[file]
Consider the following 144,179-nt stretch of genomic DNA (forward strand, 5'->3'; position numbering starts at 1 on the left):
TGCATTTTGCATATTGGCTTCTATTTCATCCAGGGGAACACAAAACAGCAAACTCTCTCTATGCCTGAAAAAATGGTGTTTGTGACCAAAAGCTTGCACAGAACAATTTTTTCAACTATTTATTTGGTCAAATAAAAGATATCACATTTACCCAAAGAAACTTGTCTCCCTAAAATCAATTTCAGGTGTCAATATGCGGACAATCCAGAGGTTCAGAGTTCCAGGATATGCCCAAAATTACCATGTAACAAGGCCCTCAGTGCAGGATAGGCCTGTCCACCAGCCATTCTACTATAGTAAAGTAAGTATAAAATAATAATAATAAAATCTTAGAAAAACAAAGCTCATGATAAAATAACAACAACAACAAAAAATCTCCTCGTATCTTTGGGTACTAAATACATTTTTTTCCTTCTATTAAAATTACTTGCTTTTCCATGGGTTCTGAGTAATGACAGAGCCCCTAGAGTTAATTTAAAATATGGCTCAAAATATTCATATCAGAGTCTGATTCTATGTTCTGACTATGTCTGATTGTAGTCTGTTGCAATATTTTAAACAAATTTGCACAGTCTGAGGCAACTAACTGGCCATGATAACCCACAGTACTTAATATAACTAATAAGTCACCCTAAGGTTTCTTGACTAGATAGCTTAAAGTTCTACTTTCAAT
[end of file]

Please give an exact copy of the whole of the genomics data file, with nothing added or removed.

Consider the following 144,179-nt stretch of genomic DNA (forward strand, 5'->3'; position numbering starts at 1 on the left):
TGCATTTTGCATATTGGCTTCTATTTCATCCAGGGGAACACAAAACAGCAAACTCTCTCTATGCCTGAAAAAATGGTGTTTGTGACCAAAAGCTTGCACAGAACAATTTTTTCAACTATTTATTTGGTCAAATAAAAGATATCACATTTACCCAAAGAAACTTGTCTCCCTAAAATCAATTTCAGGTGTCAATATGCGGACAATCCAGAGGTTCAGAGTTCCAGGATATGCCCAAAATTACCATGTAACAAGGCCCTCAGTGCAGGATAGGCCTGTCCACCAGCCATTCTACTATAGTAAAGTAAGTATAAAATAATAATAATAAAATCTTAGAAAAACAAAGCTCATGATAAAATAACAACAACAACAAAAAATCTCCTCGTATCTTTGGGTACTAAATACATTTTTTTCCTTCTATTAAAATTACTTGCTTTTCCATGGGTTCTGAGTAATGACAGAGCCCCTAGAGTTAATTTAAAATATGGCTCAAAATATTCATATCAGAGTCTGATTCTATGTTCTGACTATGTCTGATTGTAGTCTGTTGCAATATTTTAAACAAATTTGCACAGTCTGAGGCAACTAACTGGCCATGATAACCCACAGTACTTAATATAACTAATAAGTCACCCTAAGGTTTCTTGACTAGATAGCTTAAAGTTCTACTTTCAAT